Posted: Tue 16th Jun 2015

New campaign gives parents tools to deal with kids ‘sexting’

News and Info from Deeside, Flintshire, North Wales
This article is old - Published: Tuesday, Jun 16th, 2015

A new campaign which aims to give parents the tools to deal with their children sexting is being launched by the National Crime Agency’s CEOP Command.

The campaign tackles the issues which arise from young people sending self-generated nude or nearly nude images and videos – commonly known as sexting.

On average, the NCA’s CEOP Command receives one report a day of a child protection issue linked to sexting. This might be due to the recipient of a private message forwarding it on to others, a young person posting a revealing image on a website or social media with low privacy settings, or a young person being blackmailed by a stranger over revealing images they have been tricked into taking.

Zoe Hilton, head of safeguarding at the NCA’s CEOP Command, said:

“We’re getting reports of difficult and sometimes harmful situations which have come about because of sexting.
“It can start off as a bit of fun but the issues start when that image gets into the wrong hands.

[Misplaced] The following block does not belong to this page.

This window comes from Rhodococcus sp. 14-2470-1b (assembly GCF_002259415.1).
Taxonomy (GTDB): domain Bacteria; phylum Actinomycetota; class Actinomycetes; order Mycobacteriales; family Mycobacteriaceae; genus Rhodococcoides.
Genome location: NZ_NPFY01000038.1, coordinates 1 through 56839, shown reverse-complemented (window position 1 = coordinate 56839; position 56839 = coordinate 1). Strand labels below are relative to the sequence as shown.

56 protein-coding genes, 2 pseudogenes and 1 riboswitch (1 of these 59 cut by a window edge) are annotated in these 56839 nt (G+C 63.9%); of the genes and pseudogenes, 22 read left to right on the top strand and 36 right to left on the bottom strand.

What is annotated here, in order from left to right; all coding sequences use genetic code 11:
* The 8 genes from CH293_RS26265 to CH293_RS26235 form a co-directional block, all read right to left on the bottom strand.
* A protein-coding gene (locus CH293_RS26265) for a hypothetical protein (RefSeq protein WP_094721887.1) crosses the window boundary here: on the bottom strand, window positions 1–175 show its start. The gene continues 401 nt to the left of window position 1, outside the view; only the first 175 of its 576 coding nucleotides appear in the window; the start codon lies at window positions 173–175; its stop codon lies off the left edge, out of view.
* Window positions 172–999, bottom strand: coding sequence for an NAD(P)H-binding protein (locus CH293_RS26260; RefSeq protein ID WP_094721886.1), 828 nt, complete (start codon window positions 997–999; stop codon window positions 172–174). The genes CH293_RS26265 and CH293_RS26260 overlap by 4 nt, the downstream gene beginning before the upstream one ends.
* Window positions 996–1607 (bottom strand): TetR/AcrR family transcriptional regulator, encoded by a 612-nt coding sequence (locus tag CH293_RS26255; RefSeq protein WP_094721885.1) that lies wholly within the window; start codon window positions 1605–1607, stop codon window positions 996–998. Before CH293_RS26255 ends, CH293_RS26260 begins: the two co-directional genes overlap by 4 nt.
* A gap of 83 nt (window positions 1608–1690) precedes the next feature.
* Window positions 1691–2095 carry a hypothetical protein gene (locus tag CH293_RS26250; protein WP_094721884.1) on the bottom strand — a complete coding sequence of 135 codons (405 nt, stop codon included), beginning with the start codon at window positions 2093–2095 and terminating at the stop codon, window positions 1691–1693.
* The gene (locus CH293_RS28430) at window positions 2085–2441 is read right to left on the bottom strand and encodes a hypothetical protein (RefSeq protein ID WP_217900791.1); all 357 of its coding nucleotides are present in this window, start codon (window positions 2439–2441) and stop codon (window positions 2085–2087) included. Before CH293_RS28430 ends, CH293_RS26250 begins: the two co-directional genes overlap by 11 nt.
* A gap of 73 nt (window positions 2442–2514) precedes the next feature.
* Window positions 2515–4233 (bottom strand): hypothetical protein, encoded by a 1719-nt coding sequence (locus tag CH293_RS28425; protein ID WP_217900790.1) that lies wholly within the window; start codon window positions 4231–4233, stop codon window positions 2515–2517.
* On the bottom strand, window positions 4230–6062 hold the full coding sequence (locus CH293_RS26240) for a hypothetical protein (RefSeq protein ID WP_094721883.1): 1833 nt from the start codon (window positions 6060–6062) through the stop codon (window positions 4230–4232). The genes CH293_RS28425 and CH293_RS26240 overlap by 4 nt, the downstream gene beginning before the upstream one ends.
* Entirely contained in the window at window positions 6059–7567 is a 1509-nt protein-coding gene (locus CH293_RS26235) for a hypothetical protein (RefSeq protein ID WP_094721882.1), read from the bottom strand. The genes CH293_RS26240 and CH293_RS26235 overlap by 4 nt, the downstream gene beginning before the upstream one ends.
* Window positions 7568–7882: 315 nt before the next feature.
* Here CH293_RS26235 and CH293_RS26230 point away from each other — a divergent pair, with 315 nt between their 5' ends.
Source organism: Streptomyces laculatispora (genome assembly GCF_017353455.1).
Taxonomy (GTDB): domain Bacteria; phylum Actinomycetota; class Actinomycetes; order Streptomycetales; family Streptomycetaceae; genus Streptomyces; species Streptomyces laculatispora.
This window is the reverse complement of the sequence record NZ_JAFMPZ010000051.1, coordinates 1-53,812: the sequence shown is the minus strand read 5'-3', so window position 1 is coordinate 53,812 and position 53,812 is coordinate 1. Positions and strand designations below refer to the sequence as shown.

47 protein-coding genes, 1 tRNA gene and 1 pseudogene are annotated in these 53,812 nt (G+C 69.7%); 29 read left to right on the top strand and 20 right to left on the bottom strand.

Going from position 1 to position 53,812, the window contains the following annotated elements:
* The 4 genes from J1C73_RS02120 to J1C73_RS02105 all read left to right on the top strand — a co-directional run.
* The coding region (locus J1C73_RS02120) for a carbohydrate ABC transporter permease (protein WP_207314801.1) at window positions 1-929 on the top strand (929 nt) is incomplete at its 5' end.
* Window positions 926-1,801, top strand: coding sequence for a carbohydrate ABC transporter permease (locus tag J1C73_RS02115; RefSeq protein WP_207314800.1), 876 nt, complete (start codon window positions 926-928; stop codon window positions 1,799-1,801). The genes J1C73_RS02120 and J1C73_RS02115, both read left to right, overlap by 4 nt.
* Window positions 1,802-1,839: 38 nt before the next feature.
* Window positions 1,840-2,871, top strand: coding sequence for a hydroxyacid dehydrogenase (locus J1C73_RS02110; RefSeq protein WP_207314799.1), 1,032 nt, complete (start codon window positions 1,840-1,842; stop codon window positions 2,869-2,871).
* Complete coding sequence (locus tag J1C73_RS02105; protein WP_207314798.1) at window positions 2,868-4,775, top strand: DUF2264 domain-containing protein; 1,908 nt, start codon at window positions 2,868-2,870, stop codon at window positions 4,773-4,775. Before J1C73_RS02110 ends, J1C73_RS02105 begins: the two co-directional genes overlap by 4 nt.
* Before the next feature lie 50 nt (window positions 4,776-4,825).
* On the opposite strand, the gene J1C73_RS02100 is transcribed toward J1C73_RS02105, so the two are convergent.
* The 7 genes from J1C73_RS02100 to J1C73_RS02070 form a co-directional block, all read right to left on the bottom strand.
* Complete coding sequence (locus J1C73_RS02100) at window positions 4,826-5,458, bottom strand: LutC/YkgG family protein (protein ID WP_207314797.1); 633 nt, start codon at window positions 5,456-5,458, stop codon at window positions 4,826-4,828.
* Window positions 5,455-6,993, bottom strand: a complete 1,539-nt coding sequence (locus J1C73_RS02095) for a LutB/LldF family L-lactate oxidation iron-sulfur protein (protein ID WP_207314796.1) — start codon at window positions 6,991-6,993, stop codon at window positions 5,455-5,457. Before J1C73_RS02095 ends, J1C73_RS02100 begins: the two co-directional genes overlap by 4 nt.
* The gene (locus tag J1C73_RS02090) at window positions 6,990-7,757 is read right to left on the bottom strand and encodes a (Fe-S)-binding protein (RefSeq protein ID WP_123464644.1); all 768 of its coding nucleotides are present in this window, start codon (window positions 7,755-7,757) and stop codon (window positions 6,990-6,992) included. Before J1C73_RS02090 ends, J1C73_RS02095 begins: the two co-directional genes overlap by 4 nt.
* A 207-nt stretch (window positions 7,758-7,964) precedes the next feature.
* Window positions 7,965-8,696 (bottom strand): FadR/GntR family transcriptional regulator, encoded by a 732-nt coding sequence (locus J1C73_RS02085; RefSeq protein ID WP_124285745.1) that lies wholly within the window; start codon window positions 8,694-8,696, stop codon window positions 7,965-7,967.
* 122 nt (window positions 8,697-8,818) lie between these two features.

“With smartphones and tablets, and new apps emerging all the time, this behaviour is becoming quite normal for teenagers. But it can be alarming for mum and dad who might not know how to help when things go wrong.
“We’ve being doing a lot of work to educate young people about some of the consequences of sharing revealing images and videos. Through this campaign, we want to help parents and carers talk to their children about how to minimise the risks, and to make sure the right support is there if things do go wrong.”

The campaign features a series of informative short animations, which have been developed following a two-year research project with the University of Edinburgh, the University of Linkoping in Sweden and the German charity Innocence in Danger.

The research teams conducted in-depth interviews with young people in the UK and Sweden in an innovative study to discover not only why they send explicit content, but what it means to them, the impact of engaging in this behaviour, and their advice to others.

Those findings have been turned into practical advice, which can equip parents to start potentially difficult conversations on the issue, and encourage their children to report any problems.

The films are available for parents to view at, the NCA’s CEOP Command’s education programme designed to help protect children and young people from sexual abuse and exploitation. Additionally, a free guidance pack is available from Thinkuknow to enable teachers and other practitioners working with families to deliver the films’ key messages to the parents that they work with.

Anybody who is worried that a child is being sexually abused can make a report to the NCA via the Safety Centre or by using the Click CEOP button. If you have concerns that a child is in immediate danger please dial 999.

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